Prov 22:6 says, “Train up a child in the way he should go: and when he is old, he will not depart from it.” This passage is not a promise, but it is a principle. If you want your child to do something when he is old, you must train him to do it when he is young.
The only other time in the Bible that we see the word “train” used in the context of training someone to do something is in Gen 14:14. “And when Abram heard that his brother was taken captive, he armed his trained servants, born in his own house, three hundred and eighteen, and pursued them unto Dan.” These servants were able to fight because Abram had trained them.
In Prov 22:6, parents are instructed to train their children. This is what you do while you still have your children at home. In Gen 14:14 Abram trained his servants “born in his own house.” In both cases, the training was done at home. The responsibility to train those in your own home is undeniable. Parents cannot leave this work to others. You say, “But what about their Sunday school teachers or Bible Club teachers?” They teach; you train.
With this said, we can apply these verses on training to certain things we do here at church. The reason is that our church is essentially like our house and our members are like our children or like Abram’s servants born in his own house. We think of each other as “our church family.” Thus, those of us who have experience in the ministry can and should train others whom God desires to use in the ministry.
To work effectually, we must be trained to do the things God wants us to do. The ways to train God’s children are recorded in the Bible. We are to:
Train by example – Mk 1:16-20 – Jesus trained his disciples to become fishers of men by taking them with him. He said, “Come ye after me.” And they “followed him.” Men have said that the ministry is not taught; it’s caught. One of the best ways to learn how to do something well is to go with someone who knows what he’s doing. In Acts 16:1-5, Paul took Timothy with him. You see references to Timothy in Acts 17:14-15; 18:5; 19:22; and 20:4. Eventually, Timothy was ordained the first bishop of the church of the Ephesians (see the postscript after the second epistle to Timothy). Imagine how much he learned from Paul by just traveling with him and serving the Lord with him.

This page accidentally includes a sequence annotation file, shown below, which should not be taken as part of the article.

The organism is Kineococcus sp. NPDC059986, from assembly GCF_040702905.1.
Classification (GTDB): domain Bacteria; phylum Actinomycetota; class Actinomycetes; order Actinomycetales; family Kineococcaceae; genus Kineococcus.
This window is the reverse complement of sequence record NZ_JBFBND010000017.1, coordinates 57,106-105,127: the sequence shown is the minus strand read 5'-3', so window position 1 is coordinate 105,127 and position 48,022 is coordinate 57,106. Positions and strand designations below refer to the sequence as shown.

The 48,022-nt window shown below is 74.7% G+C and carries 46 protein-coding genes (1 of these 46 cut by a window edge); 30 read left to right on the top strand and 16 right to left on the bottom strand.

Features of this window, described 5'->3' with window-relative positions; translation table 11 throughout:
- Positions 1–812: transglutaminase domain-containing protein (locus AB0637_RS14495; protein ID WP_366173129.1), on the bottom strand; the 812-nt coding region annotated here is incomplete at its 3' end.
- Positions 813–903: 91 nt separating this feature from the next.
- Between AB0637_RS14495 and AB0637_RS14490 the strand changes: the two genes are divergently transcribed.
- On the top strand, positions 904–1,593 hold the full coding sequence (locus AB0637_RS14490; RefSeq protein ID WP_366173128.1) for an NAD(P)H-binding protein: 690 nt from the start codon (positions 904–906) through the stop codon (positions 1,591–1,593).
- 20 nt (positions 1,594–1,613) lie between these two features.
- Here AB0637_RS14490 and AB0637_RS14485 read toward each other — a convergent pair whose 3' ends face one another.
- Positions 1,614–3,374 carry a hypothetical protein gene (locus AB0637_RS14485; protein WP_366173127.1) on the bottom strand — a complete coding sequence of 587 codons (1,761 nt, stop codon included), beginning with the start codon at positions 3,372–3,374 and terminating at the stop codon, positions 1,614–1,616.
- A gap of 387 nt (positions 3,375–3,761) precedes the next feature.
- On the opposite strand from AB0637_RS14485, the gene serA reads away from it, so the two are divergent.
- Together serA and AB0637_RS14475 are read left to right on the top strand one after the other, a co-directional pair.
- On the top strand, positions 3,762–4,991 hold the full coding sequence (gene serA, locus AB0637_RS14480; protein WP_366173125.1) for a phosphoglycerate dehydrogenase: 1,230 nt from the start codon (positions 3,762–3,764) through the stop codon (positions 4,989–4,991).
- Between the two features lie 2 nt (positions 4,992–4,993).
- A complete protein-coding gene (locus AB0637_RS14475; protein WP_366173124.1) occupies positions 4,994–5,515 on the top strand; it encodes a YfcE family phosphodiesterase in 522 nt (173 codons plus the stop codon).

Train by instruction – Acts 19:8-10 – in Ephesus, Paul “separated the disciples, disputing daily in the school of one Tyrannus.” During that two year program, “all they which dwelt in Asia heard the word of the Lord Jesus.” Evidently, those disciples were not only receiving “classroom” instruction, but they were going out and preaching the way that Paul was teaching them, so that the word of God spread.
Train by entrustment – 2 Tim 2:2 – Paul wrote to Timothy, “And the things that thou hast heard of me among many witnesses, the same commit thou to faithful men, who shall be able to teach others also.” To “commit” is to give in trust; to put into the hands of another. Timothy had to commit what he had learned from Paul to faithful men. But it didn’t stop with them. They had to, in turn, teach others also. Today, we benefit from what Paul taught Timothy, that Timothy taught faithful men, that faithful men taught other faithful men, who eventually taught us.
Conclusion: if you want to learn the ministry, you need to learn from the example of other men by serving the Lord with them. It is my sincere desire, as soon as this social distancing settles down, for Randy, Tony, and I to take individual men with us to preach the gospel. Lord willing, you will learn to sow the seed and reap in the harvest well enough that you can teach other men, the same way that we’re able to teach you, by example. For some of you, your training must also include instruction. We are blessed with good discipleship material, a wealth of information on our website, and TBDI to give you sound instruction in the word of God and in preaching and teaching the Bible. For those who are faithful men, able to teach others also, we hope to train you so that you can pass this stuff down to the next generation of faithful men. Effectual working requires training.